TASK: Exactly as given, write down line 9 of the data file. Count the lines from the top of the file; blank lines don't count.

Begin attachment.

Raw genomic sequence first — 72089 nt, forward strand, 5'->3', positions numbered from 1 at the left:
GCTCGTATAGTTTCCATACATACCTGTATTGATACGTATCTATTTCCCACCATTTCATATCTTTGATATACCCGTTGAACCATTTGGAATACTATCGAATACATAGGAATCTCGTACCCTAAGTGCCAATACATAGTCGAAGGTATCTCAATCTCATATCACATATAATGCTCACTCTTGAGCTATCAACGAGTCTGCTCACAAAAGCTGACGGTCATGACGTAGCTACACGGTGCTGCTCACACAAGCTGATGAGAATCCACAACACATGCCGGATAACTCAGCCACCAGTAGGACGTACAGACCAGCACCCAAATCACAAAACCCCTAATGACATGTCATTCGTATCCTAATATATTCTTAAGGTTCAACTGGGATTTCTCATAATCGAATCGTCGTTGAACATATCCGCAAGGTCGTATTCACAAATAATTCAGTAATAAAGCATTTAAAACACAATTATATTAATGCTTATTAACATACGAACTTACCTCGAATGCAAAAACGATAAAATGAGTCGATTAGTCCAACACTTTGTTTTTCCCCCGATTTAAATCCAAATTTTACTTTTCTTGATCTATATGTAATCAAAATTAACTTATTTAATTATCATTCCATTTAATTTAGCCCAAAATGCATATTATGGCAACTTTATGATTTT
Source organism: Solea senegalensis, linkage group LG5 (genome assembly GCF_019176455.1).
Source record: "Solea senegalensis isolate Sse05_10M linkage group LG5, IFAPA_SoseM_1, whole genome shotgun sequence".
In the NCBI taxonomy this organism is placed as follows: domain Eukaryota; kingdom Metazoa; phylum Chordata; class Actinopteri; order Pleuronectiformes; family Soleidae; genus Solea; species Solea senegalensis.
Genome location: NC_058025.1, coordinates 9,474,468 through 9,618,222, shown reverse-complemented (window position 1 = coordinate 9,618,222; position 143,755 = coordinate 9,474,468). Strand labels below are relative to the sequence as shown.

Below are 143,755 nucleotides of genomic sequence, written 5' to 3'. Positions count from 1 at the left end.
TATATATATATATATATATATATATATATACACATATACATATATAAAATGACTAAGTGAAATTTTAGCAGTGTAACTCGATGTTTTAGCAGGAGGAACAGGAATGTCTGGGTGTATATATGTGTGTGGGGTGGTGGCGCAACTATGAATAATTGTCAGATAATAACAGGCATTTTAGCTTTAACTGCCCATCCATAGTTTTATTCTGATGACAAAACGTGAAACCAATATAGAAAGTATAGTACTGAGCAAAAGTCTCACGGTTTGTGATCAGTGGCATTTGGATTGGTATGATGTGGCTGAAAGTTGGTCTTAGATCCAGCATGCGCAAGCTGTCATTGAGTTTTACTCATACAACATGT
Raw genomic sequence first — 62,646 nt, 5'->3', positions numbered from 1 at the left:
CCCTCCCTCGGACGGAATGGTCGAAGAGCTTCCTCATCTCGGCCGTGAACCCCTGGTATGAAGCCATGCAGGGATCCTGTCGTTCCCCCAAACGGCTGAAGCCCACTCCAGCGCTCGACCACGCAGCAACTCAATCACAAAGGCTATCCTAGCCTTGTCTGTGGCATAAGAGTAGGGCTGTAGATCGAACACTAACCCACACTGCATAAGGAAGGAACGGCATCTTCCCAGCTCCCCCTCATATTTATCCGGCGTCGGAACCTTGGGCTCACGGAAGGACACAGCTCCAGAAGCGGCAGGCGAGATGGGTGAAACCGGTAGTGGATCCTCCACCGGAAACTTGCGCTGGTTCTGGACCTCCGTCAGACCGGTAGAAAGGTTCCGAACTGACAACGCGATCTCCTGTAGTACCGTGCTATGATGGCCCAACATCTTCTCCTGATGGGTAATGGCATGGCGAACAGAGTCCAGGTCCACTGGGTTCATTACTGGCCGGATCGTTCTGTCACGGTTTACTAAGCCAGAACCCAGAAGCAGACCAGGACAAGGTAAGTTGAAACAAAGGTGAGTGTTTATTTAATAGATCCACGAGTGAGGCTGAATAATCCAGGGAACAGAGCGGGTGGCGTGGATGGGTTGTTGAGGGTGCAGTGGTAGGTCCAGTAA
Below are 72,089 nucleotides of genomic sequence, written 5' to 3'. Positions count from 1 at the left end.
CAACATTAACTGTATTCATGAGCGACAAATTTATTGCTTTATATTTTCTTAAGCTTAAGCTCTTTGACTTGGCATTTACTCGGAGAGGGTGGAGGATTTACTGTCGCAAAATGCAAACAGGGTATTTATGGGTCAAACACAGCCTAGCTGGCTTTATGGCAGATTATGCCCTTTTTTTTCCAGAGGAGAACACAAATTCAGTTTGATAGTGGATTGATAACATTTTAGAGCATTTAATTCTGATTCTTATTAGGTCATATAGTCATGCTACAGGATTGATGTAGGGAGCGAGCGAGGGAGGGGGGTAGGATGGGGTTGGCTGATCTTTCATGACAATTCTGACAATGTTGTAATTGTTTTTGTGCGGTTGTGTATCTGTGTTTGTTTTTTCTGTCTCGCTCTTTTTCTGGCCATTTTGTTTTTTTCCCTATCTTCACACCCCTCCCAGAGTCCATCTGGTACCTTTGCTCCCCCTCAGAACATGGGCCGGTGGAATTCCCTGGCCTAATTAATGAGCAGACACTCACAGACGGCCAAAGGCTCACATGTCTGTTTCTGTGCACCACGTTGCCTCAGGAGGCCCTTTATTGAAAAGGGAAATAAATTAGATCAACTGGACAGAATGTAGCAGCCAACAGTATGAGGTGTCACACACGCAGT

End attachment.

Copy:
Raw genomic sequence first — 62,646 nt, 5'->3', positions numbered from 1 at the left: